Why did you start your micro business?
Chances are you are involved in a ‘microbiz’ because you wanted to work on your own (or outside the control of a formal organisation). Or maybe because you were trying to be free from the stress of managing people and wanted the chance to get on and develop a brilliant and creative idea of your own!
Whatever your reason, we know that no man (or woman) is an island.
Which means if you want to get the best out of your business, you have to learn to get the best out of other people.
In this week’s Team Work series I will draw on team development techniques, and some coaching tools to show you how to do just that.
And the starting point is to understand yourself…
You see to understand how to work with and get the best out of others, it is important to understand yourself first. You need to know what motivates you.
There are some basic things like pay and a safe working environment that we need as a minimum (although different people may well demand different levels of pay & conditions) but the really interesting layers of motivation are the ones that sit above these. Interesting, because everyone is different.
- Some are motivated by interaction with people
- Others by the sense of achievement in an immediate tasks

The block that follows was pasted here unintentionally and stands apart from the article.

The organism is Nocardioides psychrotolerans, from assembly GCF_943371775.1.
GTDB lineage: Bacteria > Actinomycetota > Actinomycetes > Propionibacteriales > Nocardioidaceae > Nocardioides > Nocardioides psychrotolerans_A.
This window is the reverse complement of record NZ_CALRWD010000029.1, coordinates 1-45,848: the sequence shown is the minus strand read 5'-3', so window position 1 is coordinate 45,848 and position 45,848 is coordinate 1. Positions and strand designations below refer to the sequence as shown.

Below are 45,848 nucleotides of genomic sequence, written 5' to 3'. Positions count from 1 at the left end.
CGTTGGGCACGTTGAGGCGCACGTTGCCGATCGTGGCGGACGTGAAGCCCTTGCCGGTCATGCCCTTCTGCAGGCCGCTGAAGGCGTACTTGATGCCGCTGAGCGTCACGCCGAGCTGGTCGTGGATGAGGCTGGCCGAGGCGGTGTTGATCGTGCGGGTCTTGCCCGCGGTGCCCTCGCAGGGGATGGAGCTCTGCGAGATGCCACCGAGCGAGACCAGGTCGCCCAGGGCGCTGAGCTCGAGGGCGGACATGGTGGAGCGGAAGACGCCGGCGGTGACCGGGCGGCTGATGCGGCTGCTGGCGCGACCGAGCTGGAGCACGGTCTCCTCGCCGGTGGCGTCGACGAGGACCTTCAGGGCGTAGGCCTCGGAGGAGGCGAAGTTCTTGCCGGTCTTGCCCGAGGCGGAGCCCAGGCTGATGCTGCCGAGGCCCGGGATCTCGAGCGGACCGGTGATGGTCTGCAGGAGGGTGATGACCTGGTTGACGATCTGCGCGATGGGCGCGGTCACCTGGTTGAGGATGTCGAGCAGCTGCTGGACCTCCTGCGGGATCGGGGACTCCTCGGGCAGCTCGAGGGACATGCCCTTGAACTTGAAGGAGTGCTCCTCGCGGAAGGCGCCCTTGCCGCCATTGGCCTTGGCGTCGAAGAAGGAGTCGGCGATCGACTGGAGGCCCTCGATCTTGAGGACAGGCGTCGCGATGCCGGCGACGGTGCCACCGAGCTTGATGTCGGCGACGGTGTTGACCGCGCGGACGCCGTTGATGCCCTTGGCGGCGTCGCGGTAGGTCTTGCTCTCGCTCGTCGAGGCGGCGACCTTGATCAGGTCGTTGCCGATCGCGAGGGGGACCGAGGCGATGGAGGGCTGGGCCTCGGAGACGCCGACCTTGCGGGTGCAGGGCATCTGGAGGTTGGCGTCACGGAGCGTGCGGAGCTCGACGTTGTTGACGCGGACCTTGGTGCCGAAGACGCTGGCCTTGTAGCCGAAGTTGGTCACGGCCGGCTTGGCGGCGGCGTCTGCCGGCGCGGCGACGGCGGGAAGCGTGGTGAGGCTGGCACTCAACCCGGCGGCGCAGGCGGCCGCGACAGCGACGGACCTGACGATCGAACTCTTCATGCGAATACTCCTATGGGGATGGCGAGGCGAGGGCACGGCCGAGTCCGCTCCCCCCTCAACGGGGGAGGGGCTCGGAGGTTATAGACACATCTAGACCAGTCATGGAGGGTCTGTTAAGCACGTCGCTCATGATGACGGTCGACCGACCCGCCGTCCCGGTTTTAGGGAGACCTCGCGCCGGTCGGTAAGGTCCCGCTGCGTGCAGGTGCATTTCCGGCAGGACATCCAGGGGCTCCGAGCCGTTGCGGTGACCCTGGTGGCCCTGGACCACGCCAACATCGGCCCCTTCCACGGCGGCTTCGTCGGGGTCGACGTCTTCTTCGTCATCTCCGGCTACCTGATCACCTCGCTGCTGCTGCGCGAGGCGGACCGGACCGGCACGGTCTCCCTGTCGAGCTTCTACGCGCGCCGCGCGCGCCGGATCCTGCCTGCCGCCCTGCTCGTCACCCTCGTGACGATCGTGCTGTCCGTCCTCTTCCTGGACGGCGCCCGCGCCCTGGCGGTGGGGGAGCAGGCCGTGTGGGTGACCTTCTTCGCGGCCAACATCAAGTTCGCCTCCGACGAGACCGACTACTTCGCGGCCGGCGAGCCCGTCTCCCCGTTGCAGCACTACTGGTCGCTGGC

- And others by building towards a long term vision.
What motivates you?
What you love to spend your time on? What energises you? Figure this out and you will have the key to success.
Then consider carefully when you work with others whether they are motivated by the same things as you, or by something different and be sure to tailor your approach to them appropriately. It’s great to work with people who are motivated by different things, because there’s a chance that they’ll love the jobs you hate.
Also watch out for tiredness – when we work outside of our comfort zone it is incredibly tiring. You might want to plan your diary with this in mind. If you are a task person then you may well get exhausted by working with people so maybe a full day meeting clients should be balanced with some time ‘off’ getting the invoices done?
Or if you love thinking about long term vision, and shaping the future don’t be surprised if you get worn out chasing after deadlines.
In addition put time aside to be creative (at Google staff get one day a week ‘off’ from their allocated projects and are free to work on their own ideas… Google say that the majority of their most lucrative innovations come from this ‘20% time’!)
In addition, try these five tips and techniques:
- Get an honest appraisal of your own strengths and weaknesses. There are various online tools, and personality tests [I work a lot with the Belbin Team roles, but you may also want to consider Myers Briggs, or others]. You’ll find that a great place to start in understanding how you work with others is understanding yourself. Find out what motivates you, what excites you, what you are good at. Be brave and ask others what they think! You might be surprised how you come across to others. Alternatively Business Coaching might be a ‘safer’ way of exploring some of these issues, and can be particularly useful if you are facing a particular issue in your business relationships.